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A covert narcissist doesn't do outright aggression but shows hostility passively. For example, giving their partner the silent treatment for days is both aggressive and abusive.
Narcissist is a word that gets thrown around a lot these days – and for good reason, especially if they are a covert narcissist. A narcissist has the ability to destroy their victim’s life, with the damage persisting long after the victim has cut ties with them or they have moved on to another victim. In fact, thanks to increased awareness, the average person is pretty much equipped to identify a narcissist.
However, what most people don’t know is that not all narcissists are the same.
The traits that are typically discussed—like unmistakable arrogance, delusions of grandeur, etc.—make it seem as if all narcissists are overt narcissists. That couldn’t be further from the truth because I was in a serious relationship with another kind, one just as toxic but a lot harder to identify. He was a covert or vulnerable narcissist and I only knew that when I was hopelessly in love with him.
I don’t want anyone else to undergo the trauma I did so here are some signs I personally experienced, signs that one should look out for to unmask the covert narcissist.
Mirroring is a classic narcissist technique to get a person to believe that they have met a kindred soul. After all, everyone needs to feel seen, heard, and understood, especially in a romantic relationship. The narcissist manipulates the victim by pretending to be someone who gets them.
For example, I’ve always been someone who believes in gender equality. My ex was as sexist as they come, but he hid it well by copying my views on feminism. He was very crafty about it, going so far as to weave tales about how sexism in his parents’ marriage had impacted his psyche. I was thoroughly convinced he was a feminist too.
According to psychologist Sadaf Vidha, mirroring is what they use to create a false sense of intimacy in a short period of time. She says: “Narcissists use mirroring to understand and validate your needs, especially those needs that others in your life have failed to meet.”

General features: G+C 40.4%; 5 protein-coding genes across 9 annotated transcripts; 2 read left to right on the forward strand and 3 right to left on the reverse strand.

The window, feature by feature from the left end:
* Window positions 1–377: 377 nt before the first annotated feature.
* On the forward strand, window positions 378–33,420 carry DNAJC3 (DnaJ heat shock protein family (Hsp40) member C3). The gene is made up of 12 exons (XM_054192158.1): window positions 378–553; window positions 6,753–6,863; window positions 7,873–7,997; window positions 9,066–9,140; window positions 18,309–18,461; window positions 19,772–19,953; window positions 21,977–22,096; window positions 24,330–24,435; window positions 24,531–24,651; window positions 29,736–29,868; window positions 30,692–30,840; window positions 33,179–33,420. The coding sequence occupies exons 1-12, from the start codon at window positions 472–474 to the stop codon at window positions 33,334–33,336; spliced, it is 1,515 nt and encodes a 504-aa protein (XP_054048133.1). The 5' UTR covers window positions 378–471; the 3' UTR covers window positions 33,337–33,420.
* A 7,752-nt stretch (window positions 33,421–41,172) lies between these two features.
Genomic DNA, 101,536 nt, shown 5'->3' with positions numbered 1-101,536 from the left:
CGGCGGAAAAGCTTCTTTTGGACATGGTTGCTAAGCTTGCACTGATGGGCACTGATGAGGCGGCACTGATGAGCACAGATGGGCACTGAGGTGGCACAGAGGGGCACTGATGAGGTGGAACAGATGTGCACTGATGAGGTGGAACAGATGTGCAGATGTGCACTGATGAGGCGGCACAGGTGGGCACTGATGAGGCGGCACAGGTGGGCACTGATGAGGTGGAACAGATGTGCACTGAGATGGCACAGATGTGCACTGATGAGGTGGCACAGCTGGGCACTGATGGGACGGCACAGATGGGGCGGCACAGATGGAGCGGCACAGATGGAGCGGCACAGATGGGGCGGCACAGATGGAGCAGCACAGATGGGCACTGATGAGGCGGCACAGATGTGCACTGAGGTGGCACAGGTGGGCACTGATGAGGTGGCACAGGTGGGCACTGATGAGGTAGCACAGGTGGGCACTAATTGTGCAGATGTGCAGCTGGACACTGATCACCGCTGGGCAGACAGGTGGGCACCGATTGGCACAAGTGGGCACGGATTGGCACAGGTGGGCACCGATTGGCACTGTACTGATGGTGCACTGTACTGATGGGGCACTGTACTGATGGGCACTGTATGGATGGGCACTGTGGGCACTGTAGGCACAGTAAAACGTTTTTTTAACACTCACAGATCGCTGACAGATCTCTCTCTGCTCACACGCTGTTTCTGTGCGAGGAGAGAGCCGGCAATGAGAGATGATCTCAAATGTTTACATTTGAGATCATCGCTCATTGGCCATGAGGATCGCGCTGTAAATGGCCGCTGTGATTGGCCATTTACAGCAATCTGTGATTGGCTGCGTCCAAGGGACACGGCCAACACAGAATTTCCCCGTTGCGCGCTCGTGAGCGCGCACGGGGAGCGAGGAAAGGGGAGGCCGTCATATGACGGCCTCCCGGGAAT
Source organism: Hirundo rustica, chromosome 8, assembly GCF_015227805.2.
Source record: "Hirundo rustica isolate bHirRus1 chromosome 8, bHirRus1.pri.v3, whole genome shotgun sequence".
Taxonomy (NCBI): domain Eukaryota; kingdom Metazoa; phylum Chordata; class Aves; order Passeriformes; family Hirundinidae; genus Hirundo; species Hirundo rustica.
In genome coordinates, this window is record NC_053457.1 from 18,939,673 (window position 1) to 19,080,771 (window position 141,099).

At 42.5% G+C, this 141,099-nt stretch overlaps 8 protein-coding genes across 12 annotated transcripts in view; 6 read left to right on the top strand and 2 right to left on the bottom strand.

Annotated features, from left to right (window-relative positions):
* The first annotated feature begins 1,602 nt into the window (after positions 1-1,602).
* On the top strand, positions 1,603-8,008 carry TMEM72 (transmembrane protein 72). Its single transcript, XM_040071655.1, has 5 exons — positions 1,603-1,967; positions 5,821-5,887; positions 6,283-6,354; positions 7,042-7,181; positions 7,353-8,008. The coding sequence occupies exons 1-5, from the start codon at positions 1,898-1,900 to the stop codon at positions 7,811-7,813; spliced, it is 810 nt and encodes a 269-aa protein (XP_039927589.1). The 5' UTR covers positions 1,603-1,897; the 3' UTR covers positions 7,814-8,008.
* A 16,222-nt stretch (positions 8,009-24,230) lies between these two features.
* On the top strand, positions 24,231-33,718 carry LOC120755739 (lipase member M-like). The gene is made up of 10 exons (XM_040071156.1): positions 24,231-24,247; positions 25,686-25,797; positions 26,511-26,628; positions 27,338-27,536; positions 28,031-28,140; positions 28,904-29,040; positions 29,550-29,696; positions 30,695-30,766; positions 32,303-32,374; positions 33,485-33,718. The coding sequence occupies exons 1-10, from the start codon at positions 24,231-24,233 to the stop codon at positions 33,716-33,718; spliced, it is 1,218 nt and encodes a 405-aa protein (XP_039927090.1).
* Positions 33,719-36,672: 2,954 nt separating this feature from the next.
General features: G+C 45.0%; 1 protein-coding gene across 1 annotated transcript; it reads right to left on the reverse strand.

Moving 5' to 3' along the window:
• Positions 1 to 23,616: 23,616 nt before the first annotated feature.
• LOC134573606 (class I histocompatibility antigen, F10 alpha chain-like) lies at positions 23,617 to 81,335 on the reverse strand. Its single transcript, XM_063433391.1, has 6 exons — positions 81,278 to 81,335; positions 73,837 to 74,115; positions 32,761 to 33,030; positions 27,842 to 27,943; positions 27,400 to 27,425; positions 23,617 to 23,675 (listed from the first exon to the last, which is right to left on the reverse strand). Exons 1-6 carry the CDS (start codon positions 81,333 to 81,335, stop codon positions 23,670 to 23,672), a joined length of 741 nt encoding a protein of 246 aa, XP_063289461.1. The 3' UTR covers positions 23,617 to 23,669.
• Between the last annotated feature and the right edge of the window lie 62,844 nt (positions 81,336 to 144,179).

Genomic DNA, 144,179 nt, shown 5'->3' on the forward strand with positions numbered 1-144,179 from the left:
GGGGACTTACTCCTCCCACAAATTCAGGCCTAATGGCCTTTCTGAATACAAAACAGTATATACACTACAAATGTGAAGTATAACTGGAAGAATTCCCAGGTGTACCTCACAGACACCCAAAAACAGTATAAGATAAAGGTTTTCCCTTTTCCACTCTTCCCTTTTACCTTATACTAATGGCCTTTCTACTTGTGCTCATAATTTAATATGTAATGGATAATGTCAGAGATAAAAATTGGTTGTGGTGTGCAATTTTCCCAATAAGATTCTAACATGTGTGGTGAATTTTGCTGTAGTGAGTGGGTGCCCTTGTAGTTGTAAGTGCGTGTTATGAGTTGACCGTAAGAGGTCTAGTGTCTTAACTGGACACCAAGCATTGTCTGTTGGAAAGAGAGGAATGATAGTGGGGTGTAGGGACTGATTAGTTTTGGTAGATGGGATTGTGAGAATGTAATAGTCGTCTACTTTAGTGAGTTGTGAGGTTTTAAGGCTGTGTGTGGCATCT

Mirroring is used by the covert and overt narcissist; the former does it subtly while the latter chooses the grand route. Either way, if it feels too good to be true, it probably is.
Once the narcissist has made someone fall for them, they will show how good they are at promising and never delivering. They are skilled liars. Indeed, they will promise you the world, but never give it to you. Again, the covert narcissist will do this in an understated manner.
For example, mine had promised to quit his old job to get geographically closer to me, but whenever an opportunity actually came along, he conveniently forgot about applying, or procrastinated till it was no longer available, and so on. He always had some excuse or another that seemed believable.
Unlike an overt narcissist, he was never openly dismissive or claimed to know what was better for us. Instead, he chose the passive-aggressive route and the power of storytelling to never even try to quit. Never mind that far more creative and monetarily rewarding jobs in his domain were well within his reach.
It’s not you, it’s them. Sadaf explains: “The covert narcissist is a very good performer when it comes to words. They’ll know exactly what to say but never take action. There will be no actual change.”
Everyone assumes that all a narcissist does is boast about their achievements, whether they are real, imaginary, or exaggerated. Relentless self-promotion is one of their defining traits. It gives them the ego boost they need and “deserve”. All narcissists crave praise and admiration and will do anything to get it. However, this craving manifests differently in the vulnerable kind. Where the overt self-promotes, the covert self-deprecates.